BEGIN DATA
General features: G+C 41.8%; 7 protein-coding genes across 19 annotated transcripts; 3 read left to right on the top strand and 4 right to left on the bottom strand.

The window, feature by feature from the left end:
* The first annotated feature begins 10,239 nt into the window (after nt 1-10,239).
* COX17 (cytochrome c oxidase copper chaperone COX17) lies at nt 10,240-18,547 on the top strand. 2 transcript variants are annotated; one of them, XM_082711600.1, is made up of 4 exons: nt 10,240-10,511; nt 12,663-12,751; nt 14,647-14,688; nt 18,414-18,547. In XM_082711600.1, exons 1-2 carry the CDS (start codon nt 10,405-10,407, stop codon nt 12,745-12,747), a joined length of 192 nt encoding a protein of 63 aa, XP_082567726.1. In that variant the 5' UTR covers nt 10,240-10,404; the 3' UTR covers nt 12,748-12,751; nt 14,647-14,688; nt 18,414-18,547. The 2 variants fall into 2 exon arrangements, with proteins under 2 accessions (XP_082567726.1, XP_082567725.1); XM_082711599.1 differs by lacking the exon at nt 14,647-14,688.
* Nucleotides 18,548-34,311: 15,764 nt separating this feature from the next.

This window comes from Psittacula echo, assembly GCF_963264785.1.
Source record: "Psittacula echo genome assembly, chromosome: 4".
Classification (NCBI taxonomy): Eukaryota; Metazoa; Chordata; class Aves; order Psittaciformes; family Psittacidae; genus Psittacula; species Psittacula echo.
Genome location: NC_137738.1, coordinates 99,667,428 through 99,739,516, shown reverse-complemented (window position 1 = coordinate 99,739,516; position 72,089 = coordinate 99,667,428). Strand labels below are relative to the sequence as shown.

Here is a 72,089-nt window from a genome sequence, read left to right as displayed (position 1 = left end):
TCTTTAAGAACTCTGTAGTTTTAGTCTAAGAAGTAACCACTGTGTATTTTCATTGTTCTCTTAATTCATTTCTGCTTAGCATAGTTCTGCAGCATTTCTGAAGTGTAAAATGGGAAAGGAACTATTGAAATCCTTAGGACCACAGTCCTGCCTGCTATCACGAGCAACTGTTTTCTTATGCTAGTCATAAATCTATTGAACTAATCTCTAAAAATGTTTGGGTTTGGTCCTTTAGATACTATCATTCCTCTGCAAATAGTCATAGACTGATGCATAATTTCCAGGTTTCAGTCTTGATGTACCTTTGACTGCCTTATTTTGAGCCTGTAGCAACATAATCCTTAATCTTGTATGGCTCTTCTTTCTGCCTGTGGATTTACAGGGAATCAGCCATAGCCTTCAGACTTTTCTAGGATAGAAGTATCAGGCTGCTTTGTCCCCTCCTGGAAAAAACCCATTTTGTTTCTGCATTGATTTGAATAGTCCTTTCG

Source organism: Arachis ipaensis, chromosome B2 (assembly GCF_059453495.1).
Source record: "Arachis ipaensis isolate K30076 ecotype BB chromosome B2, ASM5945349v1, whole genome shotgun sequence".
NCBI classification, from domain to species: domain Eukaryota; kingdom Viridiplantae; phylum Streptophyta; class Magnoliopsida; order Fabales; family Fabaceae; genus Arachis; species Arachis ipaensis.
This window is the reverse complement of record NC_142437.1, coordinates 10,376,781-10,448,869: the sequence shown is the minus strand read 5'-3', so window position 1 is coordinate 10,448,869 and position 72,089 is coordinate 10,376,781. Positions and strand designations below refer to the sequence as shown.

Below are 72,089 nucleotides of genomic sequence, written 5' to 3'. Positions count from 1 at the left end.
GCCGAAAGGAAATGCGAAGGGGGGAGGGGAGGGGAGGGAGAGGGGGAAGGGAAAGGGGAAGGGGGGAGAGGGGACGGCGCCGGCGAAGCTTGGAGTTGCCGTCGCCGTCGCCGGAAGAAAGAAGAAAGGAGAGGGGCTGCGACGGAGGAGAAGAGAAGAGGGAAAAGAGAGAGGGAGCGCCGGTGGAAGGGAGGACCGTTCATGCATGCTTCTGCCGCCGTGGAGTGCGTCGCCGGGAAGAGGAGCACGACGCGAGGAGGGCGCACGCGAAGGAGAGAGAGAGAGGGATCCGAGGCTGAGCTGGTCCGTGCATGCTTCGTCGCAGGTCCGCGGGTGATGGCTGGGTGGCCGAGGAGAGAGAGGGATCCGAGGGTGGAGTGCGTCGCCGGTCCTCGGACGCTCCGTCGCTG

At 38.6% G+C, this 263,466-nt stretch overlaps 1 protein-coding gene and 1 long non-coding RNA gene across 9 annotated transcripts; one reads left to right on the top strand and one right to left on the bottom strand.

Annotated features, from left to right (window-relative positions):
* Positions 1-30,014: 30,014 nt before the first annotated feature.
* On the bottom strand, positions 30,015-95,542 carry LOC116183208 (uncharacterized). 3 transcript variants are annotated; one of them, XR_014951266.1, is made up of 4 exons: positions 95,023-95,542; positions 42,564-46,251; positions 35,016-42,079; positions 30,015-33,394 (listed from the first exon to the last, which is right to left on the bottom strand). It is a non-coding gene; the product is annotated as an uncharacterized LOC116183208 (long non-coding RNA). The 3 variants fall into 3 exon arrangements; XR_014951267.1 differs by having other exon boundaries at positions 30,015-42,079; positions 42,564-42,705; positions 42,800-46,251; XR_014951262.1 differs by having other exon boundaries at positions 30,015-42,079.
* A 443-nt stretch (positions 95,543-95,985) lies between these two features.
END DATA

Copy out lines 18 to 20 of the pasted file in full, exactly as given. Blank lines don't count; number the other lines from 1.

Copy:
At 38.6% G+C, this 263,466-nt stretch overlaps 1 protein-coding gene and 1 long non-coding RNA gene across 9 annotated transcripts; one reads left to right on the top strand and one right to left on the bottom strand.

Annotated features, from left to right (window-relative positions):
* Positions 1-30,014: 30,014 nt before the first annotated feature.